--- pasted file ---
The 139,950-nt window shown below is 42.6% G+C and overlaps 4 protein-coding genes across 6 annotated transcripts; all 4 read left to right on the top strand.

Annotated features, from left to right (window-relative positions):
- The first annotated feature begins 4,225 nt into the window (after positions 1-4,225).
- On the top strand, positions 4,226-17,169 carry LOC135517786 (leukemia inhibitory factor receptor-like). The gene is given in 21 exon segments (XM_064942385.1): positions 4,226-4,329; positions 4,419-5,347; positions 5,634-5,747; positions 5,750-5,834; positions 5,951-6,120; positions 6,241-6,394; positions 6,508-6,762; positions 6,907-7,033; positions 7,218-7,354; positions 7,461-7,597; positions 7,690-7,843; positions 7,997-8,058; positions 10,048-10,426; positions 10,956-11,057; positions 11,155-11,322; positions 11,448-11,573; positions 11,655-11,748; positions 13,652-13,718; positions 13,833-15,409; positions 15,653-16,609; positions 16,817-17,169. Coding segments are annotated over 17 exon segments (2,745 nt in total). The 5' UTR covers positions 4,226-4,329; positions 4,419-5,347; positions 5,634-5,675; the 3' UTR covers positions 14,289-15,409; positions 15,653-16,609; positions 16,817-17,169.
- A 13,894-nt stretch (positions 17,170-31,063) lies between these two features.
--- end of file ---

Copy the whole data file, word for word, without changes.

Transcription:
The 139,950-nt window shown below is 42.6% G+C and overlaps 4 protein-coding genes across 6 annotated transcripts; all 4 read left to right on the top strand.

Annotated features, from left to right (window-relative positions):
- The first annotated feature begins 4,225 nt into the window (after positions 1-4,225).
- On the top strand, positions 4,226-17,169 carry LOC135517786 (leukemia inhibitory factor receptor-like). The gene is given in 21 exon segments (XM_064942385.1): positions 4,226-4,329; positions 4,419-5,347; positions 5,634-5,747; positions 5,750-5,834; positions 5,951-6,120; positions 6,241-6,394; positions 6,508-6,762; positions 6,907-7,033; positions 7,218-7,354; positions 7,461-7,597; positions 7,690-7,843; positions 7,997-8,058; positions 10,048-10,426; positions 10,956-11,057; positions 11,155-11,322; positions 11,448-11,573; positions 11,655-11,748; positions 13,652-13,718; positions 13,833-15,409; positions 15,653-16,609; positions 16,817-17,169. Coding segments are annotated over 17 exon segments (2,745 nt in total). The 5' UTR covers positions 4,226-4,329; positions 4,419-5,347; positions 5,634-5,675; the 3' UTR covers positions 14,289-15,409; positions 15,653-16,609; positions 16,817-17,169.
- A 13,894-nt stretch (positions 17,170-31,063) lies between these two features.